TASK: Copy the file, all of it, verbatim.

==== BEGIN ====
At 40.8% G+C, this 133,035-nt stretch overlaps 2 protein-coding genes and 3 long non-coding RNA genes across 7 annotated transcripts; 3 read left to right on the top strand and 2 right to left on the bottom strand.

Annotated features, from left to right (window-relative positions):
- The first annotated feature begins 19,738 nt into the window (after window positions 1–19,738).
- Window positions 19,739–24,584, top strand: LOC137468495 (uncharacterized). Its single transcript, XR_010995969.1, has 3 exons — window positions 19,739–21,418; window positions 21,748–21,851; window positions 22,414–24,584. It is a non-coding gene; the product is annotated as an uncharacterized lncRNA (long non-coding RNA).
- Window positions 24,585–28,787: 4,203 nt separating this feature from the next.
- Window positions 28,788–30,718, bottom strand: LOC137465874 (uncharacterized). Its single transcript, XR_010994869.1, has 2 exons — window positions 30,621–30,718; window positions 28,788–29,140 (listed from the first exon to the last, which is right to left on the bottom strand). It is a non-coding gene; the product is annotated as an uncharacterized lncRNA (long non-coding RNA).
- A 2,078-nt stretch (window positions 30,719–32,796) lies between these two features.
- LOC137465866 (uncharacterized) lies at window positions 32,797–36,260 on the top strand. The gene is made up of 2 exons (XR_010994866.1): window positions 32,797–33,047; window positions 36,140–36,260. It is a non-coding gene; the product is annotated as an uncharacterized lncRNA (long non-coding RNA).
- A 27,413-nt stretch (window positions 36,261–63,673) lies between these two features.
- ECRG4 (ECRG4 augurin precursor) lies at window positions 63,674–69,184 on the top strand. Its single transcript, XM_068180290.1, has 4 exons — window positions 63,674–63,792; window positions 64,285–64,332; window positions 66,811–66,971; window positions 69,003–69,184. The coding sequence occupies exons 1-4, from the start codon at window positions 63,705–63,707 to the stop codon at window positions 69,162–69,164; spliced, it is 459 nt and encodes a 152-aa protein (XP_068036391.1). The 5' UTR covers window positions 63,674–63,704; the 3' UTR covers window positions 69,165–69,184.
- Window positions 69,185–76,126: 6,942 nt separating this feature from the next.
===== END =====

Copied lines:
At 40.8% G+C, this 133,035-nt stretch overlaps 2 protein-coding genes and 3 long non-coding RNA genes across 7 annotated transcripts; 3 read left to right on the top strand and 2 right to left on the bottom strand.

Annotated features, from left to right (window-relative positions):
- The first annotated feature begins 19,738 nt into the window (after window positions 1–19,738).
- Window positions 19,739–24,584, top strand: LOC137468495 (uncharacterized). Its single transcript, XR_010995969.1, has 3 exons — window positions 19,739–21,418; window positions 21,748–21,851; window positions 22,414–24,584. It is a non-coding gene; the product is annotated as an uncharacterized lncRNA (long non-coding RNA).
- Window positions 24,585–28,787: 4,203 nt separating this feature from the next.
- Window positions 28,788–30,718, bottom strand: LOC137465874 (uncharacterized). Its single transcript, XR_010994869.1, has 2 exons — window positions 30,621–30,718; window positions 28,788–29,140 (listed from the first exon to the last, which is right to left on the bottom strand). It is a non-coding gene; the product is annotated as an uncharacterized lncRNA (long non-coding RNA).
- A 2,078-nt stretch (window positions 30,719–32,796) lies between these two features.
- LOC137465866 (uncharacterized) lies at window positions 32,797–36,260 on the top strand. The gene is made up of 2 exons (XR_010994866.1): window positions 32,797–33,047; window positions 36,140–36,260. It is a non-coding gene; the product is annotated as an uncharacterized lncRNA (long non-coding RNA).
- A 27,413-nt stretch (window positions 36,261–63,673) lies between these two features.
- ECRG4 (ECRG4 augurin precursor) lies at window positions 63,674–69,184 on the top strand. Its single transcript, XM_068180290.1, has 4 exons — window positions 63,674–63,792; window positions 64,285–64,332; window positions 66,811–66,971; window positions 69,003–69,184. The coding sequence occupies exons 1-4, from the start codon at window positions 63,705–63,707 to the stop codon at window positions 69,162–69,164; spliced, it is 459 nt and encodes a 152-aa protein (XP_068036391.1). The 5' UTR covers window positions 63,674–63,704; the 3' UTR covers window positions 69,165–69,184.
- Window positions 69,185–76,126: 6,942 nt separating this feature from the next.